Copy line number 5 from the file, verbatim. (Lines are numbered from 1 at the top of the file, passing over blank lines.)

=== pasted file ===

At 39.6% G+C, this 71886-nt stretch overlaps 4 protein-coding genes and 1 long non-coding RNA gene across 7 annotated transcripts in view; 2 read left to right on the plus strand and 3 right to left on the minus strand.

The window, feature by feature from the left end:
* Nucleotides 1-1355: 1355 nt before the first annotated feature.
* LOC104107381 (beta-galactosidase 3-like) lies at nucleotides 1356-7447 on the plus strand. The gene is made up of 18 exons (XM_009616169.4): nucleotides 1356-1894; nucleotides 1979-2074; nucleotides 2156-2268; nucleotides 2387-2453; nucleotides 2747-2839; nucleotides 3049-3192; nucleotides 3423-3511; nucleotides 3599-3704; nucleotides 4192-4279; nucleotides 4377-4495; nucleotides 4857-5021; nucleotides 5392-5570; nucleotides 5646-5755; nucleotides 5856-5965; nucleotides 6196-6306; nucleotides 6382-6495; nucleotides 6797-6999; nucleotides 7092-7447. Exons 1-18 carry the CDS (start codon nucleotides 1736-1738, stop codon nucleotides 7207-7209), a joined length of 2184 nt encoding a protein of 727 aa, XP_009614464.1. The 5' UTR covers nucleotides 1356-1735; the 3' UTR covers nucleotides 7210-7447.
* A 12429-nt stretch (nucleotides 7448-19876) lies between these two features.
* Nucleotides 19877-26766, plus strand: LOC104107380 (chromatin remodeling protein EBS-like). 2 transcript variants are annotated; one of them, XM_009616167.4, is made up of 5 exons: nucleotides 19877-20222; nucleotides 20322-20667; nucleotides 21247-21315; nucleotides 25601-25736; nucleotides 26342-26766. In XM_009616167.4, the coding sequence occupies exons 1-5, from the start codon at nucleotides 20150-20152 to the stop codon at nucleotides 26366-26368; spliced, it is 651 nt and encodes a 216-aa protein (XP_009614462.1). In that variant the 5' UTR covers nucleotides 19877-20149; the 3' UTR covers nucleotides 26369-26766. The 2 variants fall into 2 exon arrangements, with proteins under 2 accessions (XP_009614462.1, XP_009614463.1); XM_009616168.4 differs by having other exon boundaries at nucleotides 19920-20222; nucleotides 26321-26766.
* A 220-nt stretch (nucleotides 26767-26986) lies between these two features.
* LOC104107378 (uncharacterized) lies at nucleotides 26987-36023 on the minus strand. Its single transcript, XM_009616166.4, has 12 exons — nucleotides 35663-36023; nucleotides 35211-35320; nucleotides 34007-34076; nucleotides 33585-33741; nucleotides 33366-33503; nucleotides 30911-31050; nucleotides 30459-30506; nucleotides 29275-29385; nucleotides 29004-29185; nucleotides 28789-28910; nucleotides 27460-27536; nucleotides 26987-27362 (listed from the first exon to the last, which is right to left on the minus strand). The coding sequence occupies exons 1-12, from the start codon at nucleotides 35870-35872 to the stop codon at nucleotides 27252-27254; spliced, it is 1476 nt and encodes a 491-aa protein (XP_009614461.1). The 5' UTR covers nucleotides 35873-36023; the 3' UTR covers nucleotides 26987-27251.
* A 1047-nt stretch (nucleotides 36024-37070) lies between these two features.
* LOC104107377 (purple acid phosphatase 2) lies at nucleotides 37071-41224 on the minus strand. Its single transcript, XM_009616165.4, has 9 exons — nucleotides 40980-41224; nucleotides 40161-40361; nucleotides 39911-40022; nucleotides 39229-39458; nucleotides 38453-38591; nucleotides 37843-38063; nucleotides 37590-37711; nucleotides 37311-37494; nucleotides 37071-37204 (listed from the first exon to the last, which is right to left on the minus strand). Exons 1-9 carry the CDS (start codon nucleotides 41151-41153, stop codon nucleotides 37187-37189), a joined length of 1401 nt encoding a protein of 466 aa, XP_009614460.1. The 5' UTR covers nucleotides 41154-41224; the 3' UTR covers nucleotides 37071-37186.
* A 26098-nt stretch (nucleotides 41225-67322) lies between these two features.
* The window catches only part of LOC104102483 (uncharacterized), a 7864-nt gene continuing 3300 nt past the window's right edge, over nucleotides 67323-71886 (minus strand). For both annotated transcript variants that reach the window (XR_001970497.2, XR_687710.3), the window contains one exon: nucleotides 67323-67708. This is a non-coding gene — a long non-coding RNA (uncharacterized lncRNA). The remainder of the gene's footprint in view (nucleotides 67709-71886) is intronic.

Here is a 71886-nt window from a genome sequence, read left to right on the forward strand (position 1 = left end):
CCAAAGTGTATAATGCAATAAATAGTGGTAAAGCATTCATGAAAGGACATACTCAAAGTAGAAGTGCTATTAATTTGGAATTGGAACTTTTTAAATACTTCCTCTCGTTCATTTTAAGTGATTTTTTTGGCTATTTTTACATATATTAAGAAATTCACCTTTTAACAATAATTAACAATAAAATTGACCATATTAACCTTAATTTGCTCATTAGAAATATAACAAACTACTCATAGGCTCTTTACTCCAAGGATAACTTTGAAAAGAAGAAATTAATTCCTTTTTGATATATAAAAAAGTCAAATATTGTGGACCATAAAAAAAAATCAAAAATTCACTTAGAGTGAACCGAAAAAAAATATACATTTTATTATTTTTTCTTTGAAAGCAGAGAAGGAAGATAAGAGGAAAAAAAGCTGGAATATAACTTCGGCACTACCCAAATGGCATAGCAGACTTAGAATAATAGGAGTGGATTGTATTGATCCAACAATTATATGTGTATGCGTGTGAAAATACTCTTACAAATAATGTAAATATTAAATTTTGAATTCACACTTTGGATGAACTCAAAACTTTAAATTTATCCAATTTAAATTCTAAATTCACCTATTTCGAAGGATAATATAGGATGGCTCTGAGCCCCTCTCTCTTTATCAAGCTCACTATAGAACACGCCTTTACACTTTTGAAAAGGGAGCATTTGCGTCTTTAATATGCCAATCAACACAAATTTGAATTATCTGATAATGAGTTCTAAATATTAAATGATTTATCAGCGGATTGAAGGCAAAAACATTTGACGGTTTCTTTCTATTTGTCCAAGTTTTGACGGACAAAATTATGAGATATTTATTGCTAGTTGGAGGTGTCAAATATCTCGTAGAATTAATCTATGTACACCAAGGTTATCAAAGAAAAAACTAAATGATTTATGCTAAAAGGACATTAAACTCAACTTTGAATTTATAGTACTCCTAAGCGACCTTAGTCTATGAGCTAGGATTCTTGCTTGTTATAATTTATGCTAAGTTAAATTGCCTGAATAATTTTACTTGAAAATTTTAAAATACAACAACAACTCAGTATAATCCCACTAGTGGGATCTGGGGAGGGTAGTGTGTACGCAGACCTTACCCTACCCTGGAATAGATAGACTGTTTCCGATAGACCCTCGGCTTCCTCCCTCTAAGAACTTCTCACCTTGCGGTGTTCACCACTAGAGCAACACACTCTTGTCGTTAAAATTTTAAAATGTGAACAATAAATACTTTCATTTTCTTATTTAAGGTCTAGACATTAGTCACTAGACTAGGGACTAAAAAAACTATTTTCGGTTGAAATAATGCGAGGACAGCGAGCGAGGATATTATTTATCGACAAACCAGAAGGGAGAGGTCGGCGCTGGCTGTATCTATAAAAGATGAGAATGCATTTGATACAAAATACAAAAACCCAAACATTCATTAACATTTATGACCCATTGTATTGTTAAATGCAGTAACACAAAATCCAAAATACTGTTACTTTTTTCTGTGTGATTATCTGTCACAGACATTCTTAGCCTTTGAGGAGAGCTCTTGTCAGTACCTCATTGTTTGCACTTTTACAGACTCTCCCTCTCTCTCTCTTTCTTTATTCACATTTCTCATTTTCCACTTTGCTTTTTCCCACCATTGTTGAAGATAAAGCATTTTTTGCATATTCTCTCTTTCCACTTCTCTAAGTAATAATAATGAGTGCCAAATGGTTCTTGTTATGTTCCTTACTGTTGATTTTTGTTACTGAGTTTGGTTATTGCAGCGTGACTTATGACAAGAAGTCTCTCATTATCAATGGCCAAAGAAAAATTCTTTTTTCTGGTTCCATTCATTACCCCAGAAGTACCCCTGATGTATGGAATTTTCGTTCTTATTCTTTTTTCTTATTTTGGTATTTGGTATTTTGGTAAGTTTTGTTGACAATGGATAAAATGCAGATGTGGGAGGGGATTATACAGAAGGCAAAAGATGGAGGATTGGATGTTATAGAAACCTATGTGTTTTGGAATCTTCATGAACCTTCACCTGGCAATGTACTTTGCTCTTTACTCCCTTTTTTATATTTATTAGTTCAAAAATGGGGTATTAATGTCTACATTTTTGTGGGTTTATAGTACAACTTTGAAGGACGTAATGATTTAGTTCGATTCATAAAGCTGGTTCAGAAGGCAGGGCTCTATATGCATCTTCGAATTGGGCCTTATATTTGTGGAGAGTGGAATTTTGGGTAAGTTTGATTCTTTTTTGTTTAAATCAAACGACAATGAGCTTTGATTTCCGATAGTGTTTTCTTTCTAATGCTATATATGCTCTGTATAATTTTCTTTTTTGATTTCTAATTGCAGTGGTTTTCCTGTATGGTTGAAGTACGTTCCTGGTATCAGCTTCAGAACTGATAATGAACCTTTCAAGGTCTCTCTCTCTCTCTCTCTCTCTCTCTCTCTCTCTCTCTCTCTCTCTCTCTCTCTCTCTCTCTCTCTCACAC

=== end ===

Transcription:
* A 12429-nt stretch (nucleotides 7448-19876) lies between these two features.